After the war, Bergson’s group led political action campaigns to mobilize American public support for the creation of a Jewish state in Palestine.
Bergson’s efforts won the support of a wide array of prominent intellectuals, entertainers, Hollywood celebrities, and Members of Congress. Sympathy for the Bergson group crossed racial lines: Numerous prominent African-Americans were among its supporters, including labor union leader A. Philip Randolph; W.E.B. DuBois, the leading African-American intellectual of his era; and the famous black singer, actor, and political activist Paul Robeson, who was one of the stars of a Madison Square Garden “Show of Shows” organized by Bergson to raise money for his campaign to rescue Jewish refugees.
Langston Hughes, for his part, was among the sponsors of Bergson’s July 1943 Emergency Conference to Save the Jewish People of Europe. The conference, which was held at in New York City, challenged the Roosevelt administration’s claim that rescuing Jews from Hitler was physically impossible. More than 1,500 delegates listened to panels of experts on transportation, relief methods, military affairs, and other fields, discussing specific, practical ways to save Jews from the Holocaust. It is noteworthy that one of the members of the panel on “Public Opinion” was Walter White, executive director of the NAACP.
Several years later, the Bergson group collaborated with Walter White and the NAACP to bring about the desegregation of theaters in Baltimore which restricted African-Americans to less desirable seats. In 1946, Bergson ally Ben Hecht, one of the most prominent screenwriters in Hollywood (his credits included ‘Gone With the Wind’ and ‘Wuthering Heights’), authored a Broadway play called “A Flag is Born,” to rally American public sympathy for the Jewish rebels battling the British for control of Palestine. On the eve of the staging of “Flag” at the Maryland Theater in Baltimore, the Bergson group and the NAACP joined hands to pressure the theater management to abandon its discriminatory seating policy– “a tradition-shattering victory,” as White called it.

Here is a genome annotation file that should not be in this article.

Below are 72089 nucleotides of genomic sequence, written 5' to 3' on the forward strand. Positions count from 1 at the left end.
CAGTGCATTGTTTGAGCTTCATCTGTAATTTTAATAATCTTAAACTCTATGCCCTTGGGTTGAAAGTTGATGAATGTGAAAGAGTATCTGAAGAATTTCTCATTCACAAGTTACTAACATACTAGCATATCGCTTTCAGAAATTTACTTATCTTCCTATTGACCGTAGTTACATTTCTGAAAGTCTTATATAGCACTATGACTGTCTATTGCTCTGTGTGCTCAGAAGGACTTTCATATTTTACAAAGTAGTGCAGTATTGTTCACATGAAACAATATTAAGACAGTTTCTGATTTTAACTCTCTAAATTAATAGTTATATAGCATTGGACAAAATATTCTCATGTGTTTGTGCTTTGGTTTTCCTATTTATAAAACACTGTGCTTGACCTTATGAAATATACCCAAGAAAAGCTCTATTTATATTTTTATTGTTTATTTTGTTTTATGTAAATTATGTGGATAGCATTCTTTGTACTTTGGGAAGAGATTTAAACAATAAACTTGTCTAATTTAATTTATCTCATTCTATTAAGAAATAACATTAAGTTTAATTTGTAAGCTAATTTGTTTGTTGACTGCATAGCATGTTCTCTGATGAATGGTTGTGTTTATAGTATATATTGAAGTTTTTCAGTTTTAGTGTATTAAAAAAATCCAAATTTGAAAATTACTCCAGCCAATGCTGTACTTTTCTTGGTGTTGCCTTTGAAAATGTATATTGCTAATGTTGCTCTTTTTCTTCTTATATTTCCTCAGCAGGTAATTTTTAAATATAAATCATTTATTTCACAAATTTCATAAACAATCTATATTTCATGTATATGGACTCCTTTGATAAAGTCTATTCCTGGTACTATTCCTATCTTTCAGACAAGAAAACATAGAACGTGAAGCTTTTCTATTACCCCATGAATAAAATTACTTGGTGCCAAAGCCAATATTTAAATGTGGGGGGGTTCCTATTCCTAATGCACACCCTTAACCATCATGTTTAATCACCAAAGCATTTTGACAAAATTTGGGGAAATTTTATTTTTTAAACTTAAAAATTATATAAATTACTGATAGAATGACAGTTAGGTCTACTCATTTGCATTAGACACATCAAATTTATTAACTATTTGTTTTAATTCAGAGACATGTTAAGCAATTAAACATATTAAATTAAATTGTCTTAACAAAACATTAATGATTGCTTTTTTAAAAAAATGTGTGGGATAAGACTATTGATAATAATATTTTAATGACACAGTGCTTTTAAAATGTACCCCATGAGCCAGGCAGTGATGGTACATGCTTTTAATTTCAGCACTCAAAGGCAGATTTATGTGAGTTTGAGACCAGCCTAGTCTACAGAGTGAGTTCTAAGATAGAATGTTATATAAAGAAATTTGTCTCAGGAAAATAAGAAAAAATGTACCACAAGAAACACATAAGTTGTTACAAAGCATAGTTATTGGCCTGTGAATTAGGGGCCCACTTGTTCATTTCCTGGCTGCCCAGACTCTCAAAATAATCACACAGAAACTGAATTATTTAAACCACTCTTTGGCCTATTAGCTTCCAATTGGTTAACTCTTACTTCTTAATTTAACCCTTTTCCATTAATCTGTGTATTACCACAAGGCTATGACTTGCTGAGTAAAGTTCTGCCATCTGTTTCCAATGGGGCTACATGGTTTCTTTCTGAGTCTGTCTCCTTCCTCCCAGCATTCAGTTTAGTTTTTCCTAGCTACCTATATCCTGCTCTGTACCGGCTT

Canada Lee, one of the most prominent black actors of the 1940s, and Congressman Adam Clayton Powell, Jr., of Harlem, the first African-American to represent New York in the U.S. House of Representatives, were supporters of Bergson’s campaign for a Jewish state in Palestine. At one Bergson group rally in 1948, Rev. Powell and the Irish-American lawyer Paul O’Dwyer stood backstage and watched while an ineffective speaker sought vainly to raise funds for Jewish statehood. “Powell became impatient,” O’Dwyer later recalled, “and whispered to me, ‘This guy is blowing it. Paul, I think this calls for a Baptist minister and an Irish revolutionary. You handle that microphone over there and I’ll handle this one.’ In unison we rose and and in unison we took the microphones gently away from [the speaker]. We collected $75,000 from the crowd that night.”
As we commemorate the Langston Hughes Centenary this year, it is worth remembering that long before the civil rights alliance of the 1950s-1960s African-Americans and Jewish Americans joined hands on behalf of rescuing Holocaust refugees and establishing a Jewish state. That, too, is an important part of the legacy of Langston Hughes.